KAUST Grant NumberKUS-11-009-21
Online Publication Date2012-05-10
Print Publication Date2012-06-13
Permanent link to this recordhttp://hdl.handle.net/10754/598425
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AbstractMultijunction devices consist of a stack of semiconductor junctions having bandgaps tuned across a broad spectrum. In solar cells this concept is used to increase the efficiency of photovoltaic harvesting, while light emitters and detectors use it to achieve multicolor and spectrally tunable behavior. In series-connected current-matched multijunction devices, the recombination layers must allow the hole current from one cell to recombine, with high efficiency and low voltage loss, with the electron current from the next cell. We recently reported a tandem solar cell in which the recombination layer was implemented using a progression of n-type oxides whose doping densities and work functions serve to connect, with negligible resistive loss at solar current densities, the constituent cells. Here we present the generalized conditions for design of efficient graded recombination layer solar devices. We report the number of interlayers and the requirements on work function and doping of each interlayer, to bridge an work function difference as high as 1.6 eV. We also find solutions that minimize the doping required of the interlayers in order to minimize optical absorption due to free carriers in the graded recombination layer (GRL). We demonstrate a family of new GRL designs experimentally and highlight the benefits of the progression of dopings and work functions in the interlayers. © 2012 American Chemical Society.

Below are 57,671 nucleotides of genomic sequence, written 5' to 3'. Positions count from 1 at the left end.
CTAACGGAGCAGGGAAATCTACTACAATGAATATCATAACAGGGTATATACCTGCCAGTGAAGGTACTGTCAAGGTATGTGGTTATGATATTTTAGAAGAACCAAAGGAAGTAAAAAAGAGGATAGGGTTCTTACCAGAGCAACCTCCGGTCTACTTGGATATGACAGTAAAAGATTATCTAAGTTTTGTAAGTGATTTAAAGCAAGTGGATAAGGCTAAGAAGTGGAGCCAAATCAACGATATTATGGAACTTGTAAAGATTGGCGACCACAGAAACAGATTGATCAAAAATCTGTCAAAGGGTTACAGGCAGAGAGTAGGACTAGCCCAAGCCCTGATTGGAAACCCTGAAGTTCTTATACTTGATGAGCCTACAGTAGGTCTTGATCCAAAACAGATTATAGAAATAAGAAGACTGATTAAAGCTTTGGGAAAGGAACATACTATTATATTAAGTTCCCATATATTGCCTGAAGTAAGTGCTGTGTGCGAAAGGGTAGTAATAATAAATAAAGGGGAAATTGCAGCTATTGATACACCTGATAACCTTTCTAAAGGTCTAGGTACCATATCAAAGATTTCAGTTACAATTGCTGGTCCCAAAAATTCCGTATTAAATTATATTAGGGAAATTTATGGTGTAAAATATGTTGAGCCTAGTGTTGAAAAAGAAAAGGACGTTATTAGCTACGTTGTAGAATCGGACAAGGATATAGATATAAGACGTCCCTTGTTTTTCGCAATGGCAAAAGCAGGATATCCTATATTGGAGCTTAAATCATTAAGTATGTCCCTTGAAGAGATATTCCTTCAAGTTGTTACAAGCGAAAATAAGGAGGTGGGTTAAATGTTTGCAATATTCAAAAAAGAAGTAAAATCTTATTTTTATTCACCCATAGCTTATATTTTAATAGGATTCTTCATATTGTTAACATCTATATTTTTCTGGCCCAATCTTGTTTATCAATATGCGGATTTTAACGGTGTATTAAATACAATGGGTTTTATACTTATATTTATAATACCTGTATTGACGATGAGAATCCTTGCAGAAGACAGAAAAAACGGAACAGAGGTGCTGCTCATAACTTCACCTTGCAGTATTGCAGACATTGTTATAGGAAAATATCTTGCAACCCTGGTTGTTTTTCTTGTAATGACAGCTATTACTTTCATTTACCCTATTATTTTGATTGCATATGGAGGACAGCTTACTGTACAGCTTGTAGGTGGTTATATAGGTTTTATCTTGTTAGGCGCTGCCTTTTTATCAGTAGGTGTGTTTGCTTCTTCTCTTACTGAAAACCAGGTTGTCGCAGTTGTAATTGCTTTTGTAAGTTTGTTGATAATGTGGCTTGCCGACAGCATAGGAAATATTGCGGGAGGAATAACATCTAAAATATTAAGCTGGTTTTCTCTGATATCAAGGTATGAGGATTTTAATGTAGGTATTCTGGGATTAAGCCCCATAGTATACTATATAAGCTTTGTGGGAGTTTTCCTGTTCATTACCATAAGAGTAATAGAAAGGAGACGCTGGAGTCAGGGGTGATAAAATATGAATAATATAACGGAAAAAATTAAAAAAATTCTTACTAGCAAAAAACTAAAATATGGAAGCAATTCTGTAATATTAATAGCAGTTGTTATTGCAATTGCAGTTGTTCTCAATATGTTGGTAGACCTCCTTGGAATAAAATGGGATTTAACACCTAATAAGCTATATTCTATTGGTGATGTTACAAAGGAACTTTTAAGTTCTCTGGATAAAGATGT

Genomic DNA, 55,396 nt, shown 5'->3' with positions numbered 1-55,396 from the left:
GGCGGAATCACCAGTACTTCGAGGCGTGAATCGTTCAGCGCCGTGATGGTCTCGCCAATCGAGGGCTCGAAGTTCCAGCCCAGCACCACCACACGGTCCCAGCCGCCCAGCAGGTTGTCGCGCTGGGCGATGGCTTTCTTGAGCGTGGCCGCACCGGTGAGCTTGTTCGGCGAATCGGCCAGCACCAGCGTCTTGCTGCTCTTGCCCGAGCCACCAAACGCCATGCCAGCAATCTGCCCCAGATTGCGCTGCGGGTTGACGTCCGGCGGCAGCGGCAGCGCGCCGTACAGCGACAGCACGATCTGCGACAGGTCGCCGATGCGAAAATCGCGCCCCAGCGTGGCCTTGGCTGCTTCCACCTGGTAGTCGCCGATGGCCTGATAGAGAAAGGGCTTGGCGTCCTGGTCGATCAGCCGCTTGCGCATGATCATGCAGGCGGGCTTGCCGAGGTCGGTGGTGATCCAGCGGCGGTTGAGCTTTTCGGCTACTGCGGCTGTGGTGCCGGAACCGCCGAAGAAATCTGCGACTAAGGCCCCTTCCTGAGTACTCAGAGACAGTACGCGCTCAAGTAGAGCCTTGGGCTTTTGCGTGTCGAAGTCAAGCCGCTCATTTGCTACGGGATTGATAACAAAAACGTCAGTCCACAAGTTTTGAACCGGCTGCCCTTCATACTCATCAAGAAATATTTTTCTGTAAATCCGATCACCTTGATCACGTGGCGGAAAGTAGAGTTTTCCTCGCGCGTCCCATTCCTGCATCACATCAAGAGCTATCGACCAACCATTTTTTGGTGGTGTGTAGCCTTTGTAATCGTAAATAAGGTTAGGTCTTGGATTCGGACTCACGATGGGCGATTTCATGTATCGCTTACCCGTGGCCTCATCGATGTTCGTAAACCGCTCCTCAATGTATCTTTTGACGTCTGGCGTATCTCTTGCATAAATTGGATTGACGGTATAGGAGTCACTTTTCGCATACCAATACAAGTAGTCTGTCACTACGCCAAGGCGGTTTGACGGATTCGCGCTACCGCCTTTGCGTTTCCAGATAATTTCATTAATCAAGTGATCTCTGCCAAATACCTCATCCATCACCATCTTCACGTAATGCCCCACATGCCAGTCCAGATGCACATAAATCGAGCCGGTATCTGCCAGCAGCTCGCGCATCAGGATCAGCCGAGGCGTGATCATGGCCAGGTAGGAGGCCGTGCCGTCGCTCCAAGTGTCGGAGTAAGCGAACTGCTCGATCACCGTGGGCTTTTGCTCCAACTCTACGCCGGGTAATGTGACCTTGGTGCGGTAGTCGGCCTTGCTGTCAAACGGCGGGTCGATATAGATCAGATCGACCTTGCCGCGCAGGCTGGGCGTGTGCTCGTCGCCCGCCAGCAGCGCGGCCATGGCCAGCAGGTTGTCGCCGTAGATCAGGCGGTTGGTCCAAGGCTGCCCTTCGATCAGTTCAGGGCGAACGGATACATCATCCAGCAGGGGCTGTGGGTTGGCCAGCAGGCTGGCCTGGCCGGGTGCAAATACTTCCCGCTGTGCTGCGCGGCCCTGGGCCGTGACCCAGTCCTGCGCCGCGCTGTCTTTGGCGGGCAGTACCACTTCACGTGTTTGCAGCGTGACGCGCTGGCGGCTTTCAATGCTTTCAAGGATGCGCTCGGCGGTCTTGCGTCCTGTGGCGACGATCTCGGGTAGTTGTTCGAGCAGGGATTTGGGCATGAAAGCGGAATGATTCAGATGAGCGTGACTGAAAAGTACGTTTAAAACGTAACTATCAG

CitationKoleilat GI, Wang X, Sargent EH (2012) Graded Recombination Layers for Multijunction Photovoltaics. Nano Lett 12: 3043–3049. Available: http://dx.doi.org/10.1021/nl300891h.
SponsorsThis publication is based in part on work supported by an award (no. KUS-11-009-21) made by King Abdullah University of Science and Technology (KAUST), by the Ontario Research Fund Research Excellence Program, by the Natural Sciences and Engineering Research Council (NSERC) of Canada, and by Angstrom Engineering and Innovative Technology. The authors would also like to acknowledge the assistance of Larissa Levina, Armin Fisher, Elenita Palmiano, Remigiusz Wolowiec, and Damir Kopilovic. G.I.K. acknowledges NSERC support in the form of Alexander Graham Bell Canada Graduate Scholarship. X.W. was partially supported by an Ontario Post Doctoral Fellowship from the Ontario Ministry of Research and Innovation.
PublisherAmerican Chemical Society (ACS)
CollectionsPublications Acknowledging KAUST Support
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